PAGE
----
In the early ’90s, the Supergirl/Matrix character was one of my favorites within the Superman family of comics. Despite having an odd origin (a shapeshifting protoplasmic blob who eventually turned into a Supergirl figure and served as the bodyguard for the supposed Lex Luthor II), the character was fun and the various writers who tackled her always had something interesting for her to go up against. So, without reuniting Roger Stern and Butch Guice to work on the character, what’s the next best thing? As it turns out, having Keith Giffen, Timothy Green II and Joseph Silver deliver the silliest “Convergence” comic yet.
Giffen’s script plays up on the overall ridiculous nature of “Convergence” and the dredging up of these worlds — many of which were wiped out for a reason — to a silly extreme. Lady Quark and Lord Volt’s universe was originally created solely to be destroyed in “Crisis on Infinite Earths” and, with the freedom to do as he chooses, Giffen plays up the deliberate flipping of gender stereotypes in the characters’ inception. The end result is a couple who clearly has no desire to be together, and we get a bickering, catty duo that still brings a strong level of humor to the comic.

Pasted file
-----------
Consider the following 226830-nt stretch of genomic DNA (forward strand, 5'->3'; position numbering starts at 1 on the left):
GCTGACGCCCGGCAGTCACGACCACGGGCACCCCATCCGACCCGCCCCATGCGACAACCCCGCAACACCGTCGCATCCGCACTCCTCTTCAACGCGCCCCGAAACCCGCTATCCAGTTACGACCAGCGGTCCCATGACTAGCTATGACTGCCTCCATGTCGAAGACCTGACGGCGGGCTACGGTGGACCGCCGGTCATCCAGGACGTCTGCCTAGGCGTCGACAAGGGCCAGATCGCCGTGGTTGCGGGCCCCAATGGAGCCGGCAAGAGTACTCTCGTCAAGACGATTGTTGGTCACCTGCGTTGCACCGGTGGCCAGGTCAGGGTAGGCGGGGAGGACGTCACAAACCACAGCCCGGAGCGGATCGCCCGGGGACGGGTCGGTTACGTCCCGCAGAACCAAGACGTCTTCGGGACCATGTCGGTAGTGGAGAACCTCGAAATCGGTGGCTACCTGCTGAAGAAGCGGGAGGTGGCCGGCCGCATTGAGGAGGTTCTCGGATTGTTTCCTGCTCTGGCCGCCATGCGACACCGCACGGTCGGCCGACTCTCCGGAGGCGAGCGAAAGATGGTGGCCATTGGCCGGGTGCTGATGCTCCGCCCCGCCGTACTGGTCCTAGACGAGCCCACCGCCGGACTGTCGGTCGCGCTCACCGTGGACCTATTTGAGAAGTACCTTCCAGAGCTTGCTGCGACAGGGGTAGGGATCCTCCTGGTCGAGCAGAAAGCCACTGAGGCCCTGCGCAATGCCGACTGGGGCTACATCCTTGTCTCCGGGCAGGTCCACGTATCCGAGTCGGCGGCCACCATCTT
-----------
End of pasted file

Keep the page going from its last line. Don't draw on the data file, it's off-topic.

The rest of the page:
Even before that begins, though, Giffen’s script works at top speed. The banter between Supergirl and Lex Luthor is entertaining, and it actually made me nostalgic for the Lex Luthor II character (secretly the real Lex Luthor in a cloned younger body of himself); it was one of the better long-term plot twists at the time, and Giffen gives Lex and Supergirl a long-term familiarity where they’re able to bounce off of one another. Add in Supergirl’s bemused reaction to being around Lord Volt and Lady Quark as the duo fight, and you end up with high silliness.
Green’s pencils are up to their usual standards, with sharp-edged faces and locks of hair that swoop around and twist in the air. It’s a trademark style that is very much Green’s these days, and it’s distinctive without being distracting. There are a lot of panels missing backgrounds, although Green can get away with it thanks to a lot of the action being up in the air, which calls for a bright blue background. He makes up for it with some great expressions on Supergirl’s face as she has to deal with Quark and Volt and little touches like the, “Metropolis, Home of Another Superman” sign will make readers laugh. With a solid ink line from Silver and bright, shiny colors from Hi-Fi, the book looks appealing and attractive.
Those looking for a serious comic can go elsewhere. However, if you’re looking for some vintage Giffen humor (and a surprise Giffen character at the end of the comic that all but promises even more silliness to come next month), this is the comic for you. “Convergence: Supergirl: Matrix” #1 is even goofier than its title and all its promises.